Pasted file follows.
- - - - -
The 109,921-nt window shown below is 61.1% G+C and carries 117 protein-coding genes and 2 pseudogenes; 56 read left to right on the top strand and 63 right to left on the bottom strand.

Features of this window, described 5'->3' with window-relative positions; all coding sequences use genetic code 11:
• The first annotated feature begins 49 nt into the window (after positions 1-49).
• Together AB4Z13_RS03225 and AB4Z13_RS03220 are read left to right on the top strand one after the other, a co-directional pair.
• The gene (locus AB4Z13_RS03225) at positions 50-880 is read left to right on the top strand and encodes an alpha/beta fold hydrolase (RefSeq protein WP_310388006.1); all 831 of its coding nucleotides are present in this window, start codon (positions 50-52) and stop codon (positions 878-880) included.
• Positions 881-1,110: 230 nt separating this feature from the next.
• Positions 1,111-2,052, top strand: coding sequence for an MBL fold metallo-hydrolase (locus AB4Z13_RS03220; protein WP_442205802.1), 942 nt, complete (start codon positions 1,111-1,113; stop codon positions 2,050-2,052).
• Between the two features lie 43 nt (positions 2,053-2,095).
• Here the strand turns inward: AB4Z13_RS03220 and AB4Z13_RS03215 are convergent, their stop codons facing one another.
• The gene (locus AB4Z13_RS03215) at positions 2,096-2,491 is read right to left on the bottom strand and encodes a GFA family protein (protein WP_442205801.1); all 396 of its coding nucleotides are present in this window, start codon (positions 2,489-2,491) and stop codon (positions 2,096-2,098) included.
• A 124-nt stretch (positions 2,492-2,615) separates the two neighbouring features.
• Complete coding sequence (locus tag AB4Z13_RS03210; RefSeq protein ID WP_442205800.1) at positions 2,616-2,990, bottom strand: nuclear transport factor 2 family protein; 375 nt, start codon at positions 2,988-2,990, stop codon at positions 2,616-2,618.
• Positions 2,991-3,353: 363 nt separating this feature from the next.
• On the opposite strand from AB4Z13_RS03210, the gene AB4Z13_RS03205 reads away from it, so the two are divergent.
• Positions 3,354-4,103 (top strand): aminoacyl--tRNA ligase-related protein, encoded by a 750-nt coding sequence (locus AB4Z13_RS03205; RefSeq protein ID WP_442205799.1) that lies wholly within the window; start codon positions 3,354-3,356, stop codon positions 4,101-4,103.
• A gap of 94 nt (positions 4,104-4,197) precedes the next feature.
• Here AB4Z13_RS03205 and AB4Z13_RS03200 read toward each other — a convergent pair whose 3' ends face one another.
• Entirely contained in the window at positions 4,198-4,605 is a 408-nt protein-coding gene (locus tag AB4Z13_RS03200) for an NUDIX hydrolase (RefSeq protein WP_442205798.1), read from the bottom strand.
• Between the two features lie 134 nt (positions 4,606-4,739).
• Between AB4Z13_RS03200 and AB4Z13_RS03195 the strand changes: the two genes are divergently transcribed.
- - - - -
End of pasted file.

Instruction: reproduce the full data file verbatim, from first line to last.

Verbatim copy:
The 109,921-nt window shown below is 61.1% G+C and carries 117 protein-coding genes and 2 pseudogenes; 56 read left to right on the top strand and 63 right to left on the bottom strand.

Features of this window, described 5'->3' with window-relative positions; all coding sequences use genetic code 11:
• The first annotated feature begins 49 nt into the window (after positions 1-49).
• Together AB4Z13_RS03225 and AB4Z13_RS03220 are read left to right on the top strand one after the other, a co-directional pair.
• The gene (locus AB4Z13_RS03225) at positions 50-880 is read left to right on the top strand and encodes an alpha/beta fold hydrolase (RefSeq protein WP_310388006.1); all 831 of its coding nucleotides are present in this window, start codon (positions 50-52) and stop codon (positions 878-880) included.
• Positions 881-1,110: 230 nt separating this feature from the next.
• Positions 1,111-2,052, top strand: coding sequence for an MBL fold metallo-hydrolase (locus AB4Z13_RS03220; protein WP_442205802.1), 942 nt, complete (start codon positions 1,111-1,113; stop codon positions 2,050-2,052).
• Between the two features lie 43 nt (positions 2,053-2,095).
• Here the strand turns inward: AB4Z13_RS03220 and AB4Z13_RS03215 are convergent, their stop codons facing one another.
• The gene (locus AB4Z13_RS03215) at positions 2,096-2,491 is read right to left on the bottom strand and encodes a GFA family protein (protein WP_442205801.1); all 396 of its coding nucleotides are present in this window, start codon (positions 2,489-2,491) and stop codon (positions 2,096-2,098) included.
• A 124-nt stretch (positions 2,492-2,615) separates the two neighbouring features.
• Complete coding sequence (locus tag AB4Z13_RS03210; RefSeq protein ID WP_442205800.1) at positions 2,616-2,990, bottom strand: nuclear transport factor 2 family protein; 375 nt, start codon at positions 2,988-2,990, stop codon at positions 2,616-2,618.
• Positions 2,991-3,353: 363 nt separating this feature from the next.
• On the opposite strand from AB4Z13_RS03210, the gene AB4Z13_RS03205 reads away from it, so the two are divergent.
• Positions 3,354-4,103 (top strand): aminoacyl--tRNA ligase-related protein, encoded by a 750-nt coding sequence (locus AB4Z13_RS03205; RefSeq protein ID WP_442205799.1) that lies wholly within the window; start codon positions 3,354-3,356, stop codon positions 4,101-4,103.
• A gap of 94 nt (positions 4,104-4,197) precedes the next feature.
• Here AB4Z13_RS03205 and AB4Z13_RS03200 read toward each other — a convergent pair whose 3' ends face one another.
• Entirely contained in the window at positions 4,198-4,605 is a 408-nt protein-coding gene (locus tag AB4Z13_RS03200) for an NUDIX hydrolase (RefSeq protein WP_442205798.1), read from the bottom strand.
• Between the two features lie 134 nt (positions 4,606-4,739).
• Between AB4Z13_RS03200 and AB4Z13_RS03195 the strand changes: the two genes are divergently transcribed.